BAKUGAI

Japan’s buzzword of the year means “an explosive shopping spree by the Chinese”

When the Chinese go on shopping trips overseas, they mean business. This hasn’t gone unnoticed in Japan, where the term bakugai refers an explosive shopping sprees carried out by Chinese tourists. The term was used so much in 2015 that it was recently dubbed the buzzword of the year by the U-Can Shingo Ryukogo Taisho (or U-Can New Words and Buzzwords Awards), announced by the Jiyukokuminsha publishing house.

Bakugai shows the high quality of Japanese goods,” boasted Luo Yiwen, president of the Laox electronics store chain, who was at the awards and whose stores had 1.49 million Chinese customers last year.

Chinese tourists spent an estimated $1.1 billion in Japan during cherry blossom season alone last year on everything from bath salts to guided tours. In the second quarter of this year they spent ¥358.1 billion (US$2.9 billion), 40.3% of the total and the most of any nationality—and up more than threefold from a year earlier.

But not all Chinese shopping trips to Japan end happily. In March, Chinese tourists were dismayed to learn that the high-tech smart toilet lids they bought in Japan were actually made in China. “I can’t believe I came this far to buy something manufactured on my doorstep,” one man from Hangzhou told Sina News (link in Chinese). “Doesn’t that just make me a porter?”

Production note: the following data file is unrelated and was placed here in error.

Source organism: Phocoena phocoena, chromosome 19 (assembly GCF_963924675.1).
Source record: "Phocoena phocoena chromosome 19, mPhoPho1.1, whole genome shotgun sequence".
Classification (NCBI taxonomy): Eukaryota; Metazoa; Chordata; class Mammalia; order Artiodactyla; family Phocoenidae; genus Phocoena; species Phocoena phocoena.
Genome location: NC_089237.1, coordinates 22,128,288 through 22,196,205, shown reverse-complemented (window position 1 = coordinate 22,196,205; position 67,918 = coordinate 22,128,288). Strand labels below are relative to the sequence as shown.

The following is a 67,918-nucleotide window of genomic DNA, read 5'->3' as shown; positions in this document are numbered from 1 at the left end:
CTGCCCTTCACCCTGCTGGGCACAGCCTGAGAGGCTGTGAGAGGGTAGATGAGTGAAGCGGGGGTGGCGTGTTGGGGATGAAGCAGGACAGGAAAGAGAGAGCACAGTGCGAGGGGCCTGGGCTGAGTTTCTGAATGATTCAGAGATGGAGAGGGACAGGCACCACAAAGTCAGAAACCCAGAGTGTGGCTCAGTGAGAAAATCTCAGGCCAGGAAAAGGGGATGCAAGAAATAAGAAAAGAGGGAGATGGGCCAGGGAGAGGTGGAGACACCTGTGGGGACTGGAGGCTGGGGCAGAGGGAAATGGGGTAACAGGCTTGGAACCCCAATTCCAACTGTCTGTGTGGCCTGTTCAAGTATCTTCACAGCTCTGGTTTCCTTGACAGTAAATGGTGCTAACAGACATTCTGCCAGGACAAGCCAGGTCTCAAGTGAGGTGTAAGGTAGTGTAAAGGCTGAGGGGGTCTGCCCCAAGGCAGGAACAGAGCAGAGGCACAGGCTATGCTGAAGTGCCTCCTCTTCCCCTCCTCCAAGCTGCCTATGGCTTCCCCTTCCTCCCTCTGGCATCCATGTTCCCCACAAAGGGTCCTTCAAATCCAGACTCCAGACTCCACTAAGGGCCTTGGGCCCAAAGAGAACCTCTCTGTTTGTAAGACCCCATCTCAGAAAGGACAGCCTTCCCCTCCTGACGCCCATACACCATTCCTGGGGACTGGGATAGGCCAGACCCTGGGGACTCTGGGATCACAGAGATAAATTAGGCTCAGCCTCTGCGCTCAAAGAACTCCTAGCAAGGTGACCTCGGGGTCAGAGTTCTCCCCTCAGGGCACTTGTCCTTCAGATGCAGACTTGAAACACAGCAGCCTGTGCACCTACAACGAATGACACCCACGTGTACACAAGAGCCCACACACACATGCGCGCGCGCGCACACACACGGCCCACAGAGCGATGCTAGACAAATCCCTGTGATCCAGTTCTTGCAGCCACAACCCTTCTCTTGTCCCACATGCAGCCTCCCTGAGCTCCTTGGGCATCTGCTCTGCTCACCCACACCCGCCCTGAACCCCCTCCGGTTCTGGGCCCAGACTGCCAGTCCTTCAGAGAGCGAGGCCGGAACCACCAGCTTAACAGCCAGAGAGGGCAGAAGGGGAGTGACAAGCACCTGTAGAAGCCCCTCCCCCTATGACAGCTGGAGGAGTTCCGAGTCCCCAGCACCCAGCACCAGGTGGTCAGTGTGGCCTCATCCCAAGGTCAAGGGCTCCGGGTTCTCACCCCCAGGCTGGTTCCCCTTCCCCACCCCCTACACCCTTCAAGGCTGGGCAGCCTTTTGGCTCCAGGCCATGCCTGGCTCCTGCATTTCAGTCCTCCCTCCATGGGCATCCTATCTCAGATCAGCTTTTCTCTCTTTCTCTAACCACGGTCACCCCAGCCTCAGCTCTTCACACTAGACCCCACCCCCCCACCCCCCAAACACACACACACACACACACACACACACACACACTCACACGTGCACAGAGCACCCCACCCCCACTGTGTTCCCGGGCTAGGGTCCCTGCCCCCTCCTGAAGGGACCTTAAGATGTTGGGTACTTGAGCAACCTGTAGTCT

The Japanese aren’t alone in experiencing bakugai, even if they’re unique in calling it that. Along with Japan, Europe is a major destination for Chinese shoppers. Even after the economic slowdown in China, they carried on buying luxury goods in Paris, London, and other popular destinations.

With China rapidly expanding middle class, the bakugai phenomenon isn’t likely to go away anytime soon. According to CLSA, a brokerage and investment group in Asia, by 2020 outbound Chinese tourists will number 200 million annually—double the amount that traveled last year. The amount they spend abroad will triple.

Bakugai wasn’t the only buzz phrase recognized at by the U-Can awards. Also recognized, according to the Japan Times, was doron (drone), toripuru suri (“triple three,” a rare baseball achievement in which a player excels in three categories), and Abe seiji wo yurusanai (“We will not tolerate Abe’s politics”).

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